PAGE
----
On the Monday before Thanksgiving, Delta sent a cheery email with an upbeat headline: Big News: Complimentary Upgrades Are Expanding.  The short embedded message read: “Starting April 1, 2018, you’ll be eligible for Unlimited Complimentary Upgrades to Delta One on all domestic flights. You’ll be notified of your Complimentary Upgrade within hours of your departure time.”

I took it at face value.  After all, no asterisks or small print appeared to spoil the supposed happy news.  Good old Delta, always doing nice things for Five Million Miler Lifetime Platinums like me.  This Delta One upgrade goodie on top of being eligible for domestic First Class and Comfort+ with no catch?

Of course there’s always a catch, which I learned of on Tuesday when I checked in for my family’s flight on Wednesday RDU/MSP at 6:00 AM.  I am traveling with my wife and 14 year old daughter.  Plenty of Comfort+ and First Class seats were still available even on the Wednesday before Thanksgiving, usually the busiest travel day of the year, and my status as a Lifetime Platinum hasn’t changed.

The Delta system asked me as I was checking the three of us in whether I wanted to upgrade to Comfort+ for $29 each, or $87 altogether—on top of paying a steep fare of more than $400 each for the short round trip Raleigh to the Twin Cities, tickets I had purchased months before.

I recalled that Delta doesn’t allow comp upgrades for more than two (the elite flyer plus one other person), not even to Comfort+, and thus I expected to pay for my daughter’s Comfort+ upgrade.  But I didn’t expect to pay for all three.  I phoned the elite line to help me understand.

Turns out that Delta has a marvelous Catch-22 rule built into its upgrade program:  If more than two are on the record, then Delta doesn’t recognize even the Five Million Miler for upgrades of any kind, not even to Comfort+, which is why the system asked me to pay for all three Comfort+ upgrades.  It is blind to my status if my wife and daughter are both on the record with me.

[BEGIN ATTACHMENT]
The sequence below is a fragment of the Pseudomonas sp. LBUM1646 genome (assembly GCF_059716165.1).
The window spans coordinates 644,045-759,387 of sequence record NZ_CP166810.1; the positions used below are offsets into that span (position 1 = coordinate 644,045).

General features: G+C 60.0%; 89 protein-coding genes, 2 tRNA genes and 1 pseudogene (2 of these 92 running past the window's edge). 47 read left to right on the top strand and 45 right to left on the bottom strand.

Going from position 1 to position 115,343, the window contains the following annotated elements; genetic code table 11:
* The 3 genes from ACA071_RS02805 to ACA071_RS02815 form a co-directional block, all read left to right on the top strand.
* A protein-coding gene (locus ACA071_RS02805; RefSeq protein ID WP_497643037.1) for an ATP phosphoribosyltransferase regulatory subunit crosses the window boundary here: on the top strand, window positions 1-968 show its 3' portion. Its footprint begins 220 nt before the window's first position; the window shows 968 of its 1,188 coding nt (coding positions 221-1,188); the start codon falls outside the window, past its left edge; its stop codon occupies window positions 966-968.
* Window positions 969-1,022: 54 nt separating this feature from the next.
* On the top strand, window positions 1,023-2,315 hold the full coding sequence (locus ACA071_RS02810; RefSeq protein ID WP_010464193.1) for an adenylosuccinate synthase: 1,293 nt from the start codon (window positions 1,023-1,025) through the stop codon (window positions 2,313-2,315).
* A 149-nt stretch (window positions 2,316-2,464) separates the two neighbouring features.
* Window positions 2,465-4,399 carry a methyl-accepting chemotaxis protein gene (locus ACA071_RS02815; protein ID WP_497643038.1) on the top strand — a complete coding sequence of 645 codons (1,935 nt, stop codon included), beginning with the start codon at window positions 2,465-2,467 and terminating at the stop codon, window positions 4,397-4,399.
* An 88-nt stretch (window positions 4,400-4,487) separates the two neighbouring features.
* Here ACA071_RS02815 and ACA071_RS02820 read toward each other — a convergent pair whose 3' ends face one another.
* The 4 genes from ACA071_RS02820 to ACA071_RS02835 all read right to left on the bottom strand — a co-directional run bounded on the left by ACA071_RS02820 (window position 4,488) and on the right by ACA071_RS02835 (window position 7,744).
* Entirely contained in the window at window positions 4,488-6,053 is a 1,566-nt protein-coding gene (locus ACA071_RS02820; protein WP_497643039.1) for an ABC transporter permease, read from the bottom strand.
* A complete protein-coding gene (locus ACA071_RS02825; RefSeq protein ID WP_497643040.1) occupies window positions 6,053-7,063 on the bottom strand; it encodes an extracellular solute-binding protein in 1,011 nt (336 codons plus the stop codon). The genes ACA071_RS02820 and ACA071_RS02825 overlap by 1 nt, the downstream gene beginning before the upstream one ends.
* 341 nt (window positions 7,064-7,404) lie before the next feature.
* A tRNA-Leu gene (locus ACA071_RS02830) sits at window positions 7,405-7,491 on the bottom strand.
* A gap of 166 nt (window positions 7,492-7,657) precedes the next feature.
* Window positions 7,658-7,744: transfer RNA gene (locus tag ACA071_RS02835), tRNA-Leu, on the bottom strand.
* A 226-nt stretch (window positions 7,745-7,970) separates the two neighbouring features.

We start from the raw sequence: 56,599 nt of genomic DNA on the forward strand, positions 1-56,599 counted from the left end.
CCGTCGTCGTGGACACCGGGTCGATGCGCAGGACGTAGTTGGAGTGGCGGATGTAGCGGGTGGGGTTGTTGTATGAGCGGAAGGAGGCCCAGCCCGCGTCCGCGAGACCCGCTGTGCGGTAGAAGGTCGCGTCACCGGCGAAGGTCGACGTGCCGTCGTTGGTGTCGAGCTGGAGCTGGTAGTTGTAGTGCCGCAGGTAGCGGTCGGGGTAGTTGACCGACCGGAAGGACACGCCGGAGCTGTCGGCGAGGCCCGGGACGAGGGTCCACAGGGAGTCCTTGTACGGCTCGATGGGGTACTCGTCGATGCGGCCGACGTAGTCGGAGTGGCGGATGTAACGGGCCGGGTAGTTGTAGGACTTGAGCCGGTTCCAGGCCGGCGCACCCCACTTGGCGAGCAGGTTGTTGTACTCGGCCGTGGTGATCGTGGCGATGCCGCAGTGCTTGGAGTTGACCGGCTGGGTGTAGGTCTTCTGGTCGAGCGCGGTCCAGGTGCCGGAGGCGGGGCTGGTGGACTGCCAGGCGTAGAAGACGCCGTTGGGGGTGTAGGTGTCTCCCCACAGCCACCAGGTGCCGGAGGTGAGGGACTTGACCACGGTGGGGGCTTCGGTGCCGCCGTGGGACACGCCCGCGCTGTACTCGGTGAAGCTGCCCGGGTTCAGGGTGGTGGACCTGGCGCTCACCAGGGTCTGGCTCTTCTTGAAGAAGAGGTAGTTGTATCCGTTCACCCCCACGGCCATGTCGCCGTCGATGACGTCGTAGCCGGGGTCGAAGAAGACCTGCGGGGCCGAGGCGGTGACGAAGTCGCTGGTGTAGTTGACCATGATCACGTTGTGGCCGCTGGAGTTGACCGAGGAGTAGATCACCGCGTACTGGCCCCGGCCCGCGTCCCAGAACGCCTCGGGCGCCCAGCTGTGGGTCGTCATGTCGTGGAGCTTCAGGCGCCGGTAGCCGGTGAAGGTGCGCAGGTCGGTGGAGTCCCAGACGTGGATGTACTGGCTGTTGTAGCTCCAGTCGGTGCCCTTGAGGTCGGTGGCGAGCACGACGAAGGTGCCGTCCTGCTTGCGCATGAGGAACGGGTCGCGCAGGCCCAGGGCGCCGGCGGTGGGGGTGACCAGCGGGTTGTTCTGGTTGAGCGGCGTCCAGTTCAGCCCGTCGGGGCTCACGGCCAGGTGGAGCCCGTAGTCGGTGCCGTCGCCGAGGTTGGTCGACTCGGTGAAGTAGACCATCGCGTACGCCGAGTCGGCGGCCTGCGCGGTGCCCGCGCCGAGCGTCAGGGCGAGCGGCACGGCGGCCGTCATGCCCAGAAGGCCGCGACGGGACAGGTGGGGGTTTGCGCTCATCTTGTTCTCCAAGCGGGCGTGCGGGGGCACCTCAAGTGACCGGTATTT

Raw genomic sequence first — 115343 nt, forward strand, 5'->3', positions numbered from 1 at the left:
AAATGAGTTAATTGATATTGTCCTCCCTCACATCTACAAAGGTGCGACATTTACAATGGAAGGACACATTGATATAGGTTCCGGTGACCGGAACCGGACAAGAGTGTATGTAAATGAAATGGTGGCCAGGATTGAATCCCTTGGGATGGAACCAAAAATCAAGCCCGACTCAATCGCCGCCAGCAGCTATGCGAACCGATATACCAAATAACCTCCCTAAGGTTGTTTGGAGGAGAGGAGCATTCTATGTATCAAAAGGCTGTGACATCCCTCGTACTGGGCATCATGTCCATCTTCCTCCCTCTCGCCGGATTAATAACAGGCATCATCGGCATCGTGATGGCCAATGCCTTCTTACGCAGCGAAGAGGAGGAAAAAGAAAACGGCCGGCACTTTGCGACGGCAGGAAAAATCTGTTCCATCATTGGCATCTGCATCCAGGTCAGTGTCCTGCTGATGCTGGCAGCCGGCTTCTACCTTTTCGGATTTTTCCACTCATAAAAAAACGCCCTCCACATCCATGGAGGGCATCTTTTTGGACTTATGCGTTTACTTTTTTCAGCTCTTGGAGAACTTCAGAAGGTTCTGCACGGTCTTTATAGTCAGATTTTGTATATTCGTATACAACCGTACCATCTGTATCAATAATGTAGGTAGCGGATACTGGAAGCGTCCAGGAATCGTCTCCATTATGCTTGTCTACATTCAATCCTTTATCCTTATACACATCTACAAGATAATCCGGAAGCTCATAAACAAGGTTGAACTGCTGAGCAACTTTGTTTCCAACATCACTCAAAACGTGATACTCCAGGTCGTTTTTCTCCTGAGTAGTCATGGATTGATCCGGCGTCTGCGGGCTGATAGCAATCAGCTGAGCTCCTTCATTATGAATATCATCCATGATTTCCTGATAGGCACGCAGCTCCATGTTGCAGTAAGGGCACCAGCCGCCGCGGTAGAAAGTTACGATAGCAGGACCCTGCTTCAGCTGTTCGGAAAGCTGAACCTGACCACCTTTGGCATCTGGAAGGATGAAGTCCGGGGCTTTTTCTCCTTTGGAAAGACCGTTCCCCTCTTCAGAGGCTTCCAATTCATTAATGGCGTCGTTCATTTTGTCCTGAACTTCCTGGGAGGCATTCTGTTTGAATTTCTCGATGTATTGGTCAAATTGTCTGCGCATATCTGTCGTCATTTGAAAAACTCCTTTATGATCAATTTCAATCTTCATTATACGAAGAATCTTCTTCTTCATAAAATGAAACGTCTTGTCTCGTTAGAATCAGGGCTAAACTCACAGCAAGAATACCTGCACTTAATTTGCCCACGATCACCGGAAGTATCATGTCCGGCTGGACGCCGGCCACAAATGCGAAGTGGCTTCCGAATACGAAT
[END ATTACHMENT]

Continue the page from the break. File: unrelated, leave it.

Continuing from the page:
The nice Delta agent offered to divide me, or me plus one other, out of the record which would have signaled the Delta system to “see” my status and perhaps offer an upgrade.  However, that leaves the third traveler—either my wife or daughter—stranded in a single seat somewhere back in coach.

Of course we might lucky and find three seats together if I paid $29 each way for the single traveler to be in Comfort+.  But there’s no guarantee of that, and you don’t know until you agree to divide out the records and try to seat everyone together.  By then it’s too late to revert to the original threesome if no seats are available for the single upgrade.  That’s not a risk I wish to take when my family is traveling together, especially not on the busiest travel day of the year.  I get the Delta message: Don’t travel with your family if you want upgrade perks.

So we will remain together seated tightly-confined way back behind Comfort+, where Delta has assured me and my family of an uncomfortable start to our Thanksgiving holiday.